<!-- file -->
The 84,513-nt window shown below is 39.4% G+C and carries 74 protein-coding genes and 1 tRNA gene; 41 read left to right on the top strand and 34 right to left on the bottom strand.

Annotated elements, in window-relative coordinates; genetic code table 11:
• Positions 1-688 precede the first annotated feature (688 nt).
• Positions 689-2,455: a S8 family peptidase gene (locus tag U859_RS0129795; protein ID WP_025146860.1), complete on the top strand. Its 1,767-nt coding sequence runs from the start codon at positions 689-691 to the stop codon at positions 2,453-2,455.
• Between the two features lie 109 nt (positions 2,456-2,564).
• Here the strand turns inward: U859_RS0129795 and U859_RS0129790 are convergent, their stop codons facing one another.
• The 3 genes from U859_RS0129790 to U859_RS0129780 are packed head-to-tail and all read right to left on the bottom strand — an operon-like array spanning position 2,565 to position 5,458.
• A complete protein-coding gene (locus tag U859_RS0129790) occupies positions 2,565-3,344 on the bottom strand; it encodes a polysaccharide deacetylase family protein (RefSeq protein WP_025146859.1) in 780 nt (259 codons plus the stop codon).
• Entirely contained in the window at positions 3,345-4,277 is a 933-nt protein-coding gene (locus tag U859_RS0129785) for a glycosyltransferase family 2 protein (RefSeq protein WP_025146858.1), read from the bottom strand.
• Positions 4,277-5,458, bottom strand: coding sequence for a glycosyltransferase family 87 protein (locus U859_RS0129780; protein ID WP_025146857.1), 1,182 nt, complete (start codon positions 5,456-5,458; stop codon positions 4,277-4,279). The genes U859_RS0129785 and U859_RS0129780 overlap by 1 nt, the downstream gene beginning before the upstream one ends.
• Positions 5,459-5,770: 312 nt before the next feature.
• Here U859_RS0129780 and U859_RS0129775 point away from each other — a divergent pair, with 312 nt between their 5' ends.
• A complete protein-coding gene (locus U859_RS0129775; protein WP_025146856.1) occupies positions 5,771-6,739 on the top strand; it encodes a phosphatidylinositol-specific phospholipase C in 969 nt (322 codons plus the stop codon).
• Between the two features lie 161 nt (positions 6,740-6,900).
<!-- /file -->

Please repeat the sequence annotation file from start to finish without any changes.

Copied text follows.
The 84,513-nt window shown below is 39.4% G+C and carries 74 protein-coding genes and 1 tRNA gene; 41 read left to right on the top strand and 34 right to left on the bottom strand.

Annotated elements, in window-relative coordinates; genetic code table 11:
• Positions 1-688 precede the first annotated feature (688 nt).
• Positions 689-2,455: a S8 family peptidase gene (locus tag U859_RS0129795; protein ID WP_025146860.1), complete on the top strand. Its 1,767-nt coding sequence runs from the start codon at positions 689-691 to the stop codon at positions 2,453-2,455.
• Between the two features lie 109 nt (positions 2,456-2,564).
• Here the strand turns inward: U859_RS0129795 and U859_RS0129790 are convergent, their stop codons facing one another.
• The 3 genes from U859_RS0129790 to U859_RS0129780 are packed head-to-tail and all read right to left on the bottom strand — an operon-like array spanning position 2,565 to position 5,458.
• A complete protein-coding gene (locus tag U859_RS0129790) occupies positions 2,565-3,344 on the bottom strand; it encodes a polysaccharide deacetylase family protein (RefSeq protein WP_025146859.1) in 780 nt (259 codons plus the stop codon).
• Entirely contained in the window at positions 3,345-4,277 is a 933-nt protein-coding gene (locus tag U859_RS0129785) for a glycosyltransferase family 2 protein (RefSeq protein WP_025146858.1), read from the bottom strand.
• Positions 4,277-5,458, bottom strand: coding sequence for a glycosyltransferase family 87 protein (locus U859_RS0129780; protein ID WP_025146857.1), 1,182 nt, complete (start codon positions 5,456-5,458; stop codon positions 4,277-4,279). The genes U859_RS0129785 and U859_RS0129780 overlap by 1 nt, the downstream gene beginning before the upstream one ends.
• Positions 5,459-5,770: 312 nt before the next feature.
• Here U859_RS0129780 and U859_RS0129775 point away from each other — a divergent pair, with 312 nt between their 5' ends.
• A complete protein-coding gene (locus U859_RS0129775; protein WP_025146856.1) occupies positions 5,771-6,739 on the top strand; it encodes a phosphatidylinositol-specific phospholipase C in 969 nt (322 codons plus the stop codon).
• Between the two features lie 161 nt (positions 6,740-6,900).